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Freshman-year essay leads student to backstage meeting with Dave Matthews

James Serra, E'17, got the opportunity to meet his idol, Dave Matthews, thanks to an essay he wrote freshman year. Photo by Adam Glanzman/Northeastern University

In 2013, James Serra wrote an essay for his freshman “College Writing 1111” course about how Dave Matthews’ music had influenced his own life and musical pursuits. He handed it in and didn’t think much else about it. Three years later, James found himself shaking Dave Matthews’ hand backstage after a concert, all thanks to that very same essay.

“Meeting your idol like that; it was a dream come true,” he said. “It’s something I’d imagined, like ‘What would I say if I ever actually met him?’ but I always just shooed it out of my mind because it didn’t seem like anything that would ever happen.”

A self-described “huge Dave Matthews fan,” James, E’17, was introduced to the music for the first time by his other brother, Joseph, when James was in elementary school. They would sit in Joseph’s room, listening to the band’s music, learning the lyrics, and parsing out their meaning, James recalled.

Joseph took James to his first Dave Matthews Band concert when James was in sixth grade, and the two have only deepened their brotherly bond through their shared love of the music, going to dozens of shows together since then.

Inspired by the music, James decided to teach himself how to play guitar, modeling his style after Matthews’.

James studied in Thessaloniki, Greece, for his first semester at Northeastern, part of the N.U.in program at the university. There, he purchased a guitar so he could keep playing, and started writing his own songs as a way to articulate his new experiences—being 5,500 miles away from home, making new friends, and living on his own for the first time.

So during the spring semester, when he was instructed to write an essay about how his writing style had evolved, James opted to write about his songwriting style, and the transformation it underwent while he studied the performances of his idol, Dave Matthews.

“Although I have never met him, I know that any song I compose or any lyric I write will have a foundation built off of the style he presented to his fans,” James wrote of Matthews in 2013.

“I shook his hand and just thanked him for his music. It’s had such an impact on my life,” James Serra, E'17, said. Photo courtesy of James Serra

“I shook his hand and just thanked him for his music. It’s had such an impact on my life,” James Serra, E’17, said. Photo courtesy of James Serra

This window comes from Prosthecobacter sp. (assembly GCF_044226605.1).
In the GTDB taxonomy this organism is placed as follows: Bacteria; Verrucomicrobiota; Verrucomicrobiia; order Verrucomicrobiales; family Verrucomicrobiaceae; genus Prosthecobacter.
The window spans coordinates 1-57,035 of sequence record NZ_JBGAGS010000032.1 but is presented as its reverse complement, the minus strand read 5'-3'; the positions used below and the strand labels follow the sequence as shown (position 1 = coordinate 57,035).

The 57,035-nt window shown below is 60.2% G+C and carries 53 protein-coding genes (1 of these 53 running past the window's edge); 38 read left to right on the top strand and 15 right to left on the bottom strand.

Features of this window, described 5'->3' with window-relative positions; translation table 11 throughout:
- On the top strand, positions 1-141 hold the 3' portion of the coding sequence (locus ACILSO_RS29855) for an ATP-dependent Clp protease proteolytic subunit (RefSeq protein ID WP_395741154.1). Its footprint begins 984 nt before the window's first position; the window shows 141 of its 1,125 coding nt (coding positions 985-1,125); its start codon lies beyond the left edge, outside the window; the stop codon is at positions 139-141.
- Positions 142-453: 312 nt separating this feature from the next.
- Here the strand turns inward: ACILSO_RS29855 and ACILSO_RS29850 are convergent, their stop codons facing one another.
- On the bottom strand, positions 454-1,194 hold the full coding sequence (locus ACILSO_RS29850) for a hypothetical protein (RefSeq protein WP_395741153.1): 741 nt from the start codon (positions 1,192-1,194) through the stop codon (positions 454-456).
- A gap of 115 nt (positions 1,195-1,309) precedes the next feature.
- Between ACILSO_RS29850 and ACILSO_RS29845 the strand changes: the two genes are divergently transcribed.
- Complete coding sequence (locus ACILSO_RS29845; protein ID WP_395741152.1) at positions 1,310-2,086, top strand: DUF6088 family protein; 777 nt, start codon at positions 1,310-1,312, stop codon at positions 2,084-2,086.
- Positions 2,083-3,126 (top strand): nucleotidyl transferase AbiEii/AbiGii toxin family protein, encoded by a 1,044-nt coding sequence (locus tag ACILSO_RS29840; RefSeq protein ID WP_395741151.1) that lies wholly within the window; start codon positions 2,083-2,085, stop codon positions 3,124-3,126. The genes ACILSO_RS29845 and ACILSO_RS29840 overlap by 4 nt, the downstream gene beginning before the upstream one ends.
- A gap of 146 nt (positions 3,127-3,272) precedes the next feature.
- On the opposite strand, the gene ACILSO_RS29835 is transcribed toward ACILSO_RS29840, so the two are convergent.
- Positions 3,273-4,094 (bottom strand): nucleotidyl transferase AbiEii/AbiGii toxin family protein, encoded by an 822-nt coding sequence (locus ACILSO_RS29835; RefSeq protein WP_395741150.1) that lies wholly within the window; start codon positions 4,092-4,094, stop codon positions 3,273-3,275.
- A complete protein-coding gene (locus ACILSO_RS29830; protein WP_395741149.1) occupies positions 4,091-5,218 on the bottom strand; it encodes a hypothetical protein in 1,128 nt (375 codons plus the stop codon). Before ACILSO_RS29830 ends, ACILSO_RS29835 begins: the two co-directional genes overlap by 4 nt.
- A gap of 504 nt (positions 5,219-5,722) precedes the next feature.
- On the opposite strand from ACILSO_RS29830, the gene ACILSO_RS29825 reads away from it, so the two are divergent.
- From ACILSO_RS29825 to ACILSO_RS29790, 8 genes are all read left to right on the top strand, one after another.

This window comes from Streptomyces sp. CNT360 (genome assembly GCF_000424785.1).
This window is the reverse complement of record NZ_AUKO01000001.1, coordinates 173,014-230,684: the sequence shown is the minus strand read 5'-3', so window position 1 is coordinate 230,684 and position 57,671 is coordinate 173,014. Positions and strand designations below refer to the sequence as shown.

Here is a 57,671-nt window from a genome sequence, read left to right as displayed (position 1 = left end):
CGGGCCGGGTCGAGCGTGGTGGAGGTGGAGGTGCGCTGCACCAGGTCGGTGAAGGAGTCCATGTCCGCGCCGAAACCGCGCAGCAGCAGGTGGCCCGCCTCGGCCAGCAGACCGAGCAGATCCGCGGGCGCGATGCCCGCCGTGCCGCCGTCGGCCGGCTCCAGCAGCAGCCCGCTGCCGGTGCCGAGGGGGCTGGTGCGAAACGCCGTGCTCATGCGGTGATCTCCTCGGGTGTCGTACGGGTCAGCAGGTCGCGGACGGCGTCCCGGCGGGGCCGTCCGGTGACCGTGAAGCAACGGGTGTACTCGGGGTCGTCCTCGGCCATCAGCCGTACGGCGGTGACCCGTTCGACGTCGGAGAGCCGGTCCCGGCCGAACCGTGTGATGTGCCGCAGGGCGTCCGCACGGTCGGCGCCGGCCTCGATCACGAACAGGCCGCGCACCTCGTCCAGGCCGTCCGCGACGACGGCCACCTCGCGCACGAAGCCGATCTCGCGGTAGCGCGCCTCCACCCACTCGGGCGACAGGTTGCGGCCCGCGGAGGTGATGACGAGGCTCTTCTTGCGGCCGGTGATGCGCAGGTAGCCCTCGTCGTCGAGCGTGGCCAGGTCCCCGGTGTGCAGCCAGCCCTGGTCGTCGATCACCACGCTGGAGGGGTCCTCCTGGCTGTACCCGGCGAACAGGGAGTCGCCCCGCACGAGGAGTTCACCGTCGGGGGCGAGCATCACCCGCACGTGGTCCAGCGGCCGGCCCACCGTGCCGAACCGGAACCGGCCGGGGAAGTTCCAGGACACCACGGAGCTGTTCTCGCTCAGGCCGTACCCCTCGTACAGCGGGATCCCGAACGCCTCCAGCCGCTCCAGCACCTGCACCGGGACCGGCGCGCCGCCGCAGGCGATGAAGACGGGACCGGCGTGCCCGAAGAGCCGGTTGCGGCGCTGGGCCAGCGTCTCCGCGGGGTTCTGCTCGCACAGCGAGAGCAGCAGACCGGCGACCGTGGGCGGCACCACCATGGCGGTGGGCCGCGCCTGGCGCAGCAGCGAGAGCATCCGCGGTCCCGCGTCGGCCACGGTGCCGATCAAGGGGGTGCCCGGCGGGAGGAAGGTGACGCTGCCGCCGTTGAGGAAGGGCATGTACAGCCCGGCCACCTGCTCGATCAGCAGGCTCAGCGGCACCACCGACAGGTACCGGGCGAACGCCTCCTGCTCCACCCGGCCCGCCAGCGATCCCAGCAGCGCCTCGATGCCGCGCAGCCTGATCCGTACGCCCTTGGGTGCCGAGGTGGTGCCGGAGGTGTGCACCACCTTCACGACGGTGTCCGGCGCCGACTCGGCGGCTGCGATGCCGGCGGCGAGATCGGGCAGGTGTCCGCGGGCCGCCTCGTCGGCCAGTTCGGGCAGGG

Impressed with his brother’s work, Joseph sent the essay to the DMB fan club, The Warehouse, which ran the essay in one of its publications.

“I thought it was a phenomenal essay,” Joseph said. After Warehouse representatives posted the essay, “I never really gave it another thought,” he added.

Fast-forward three years. The Serra brothers were driving across the country to Irvine, California, to spend a long weekend attending back-to-back Dave Matthews Band concerts.

That weekend, Joseph got a call from a representative at The Warehouse. He stepped away to take it, but returned with the call on speakerphone.

The representative on the line said, “‘Hey James, great essay,’” he recalled. “At that point, I had no idea what she was talking about. Suddenly it clicked, and then she said ‘How would you like to get it signed?’”

In his head, James quickly ran through the logistics of printing out his essay and mailing it to the fan club, he said. “Then she said, ‘No, how would you like to go backstage and meet Dave Matthews?’”

“It was such a shock,” James recalled.

Joseph said, “I was just blown away. Here was this thing that happened three years ago, coming back now? It’s not like I ever followed up on it, or anything. It was just really cool.”

The brothers went to the Saturday night show that weekend, but hardly absorbed it. As James put it, “We were just thinking about what was going to happen the next night, what we would say to him.”

After Sunday’s concert, the brothers went backstage with roughly a dozen other people, and Matthews walked around to meet with each group.

“I shook his hand and just thanked him for his music. It’s had such an impact on my life,” James said. Throughout the roughly five-minute meeting, the essay actually never came up, though Matthews did dispense some pearls of wisdom.

“He just said, ‘If you work as hard as I do, anything could happen, you could be in the same place,’” James said. “As soon as I got back I decided, ‘I have to keep writing.’”

The experience, he said, was only made better by sharing it with Joseph.

“Especially getting to share it with someone you’re so close to,” James said, “It was the perfect experience to get to share it with my brother, who introduced me to the music in the first place.

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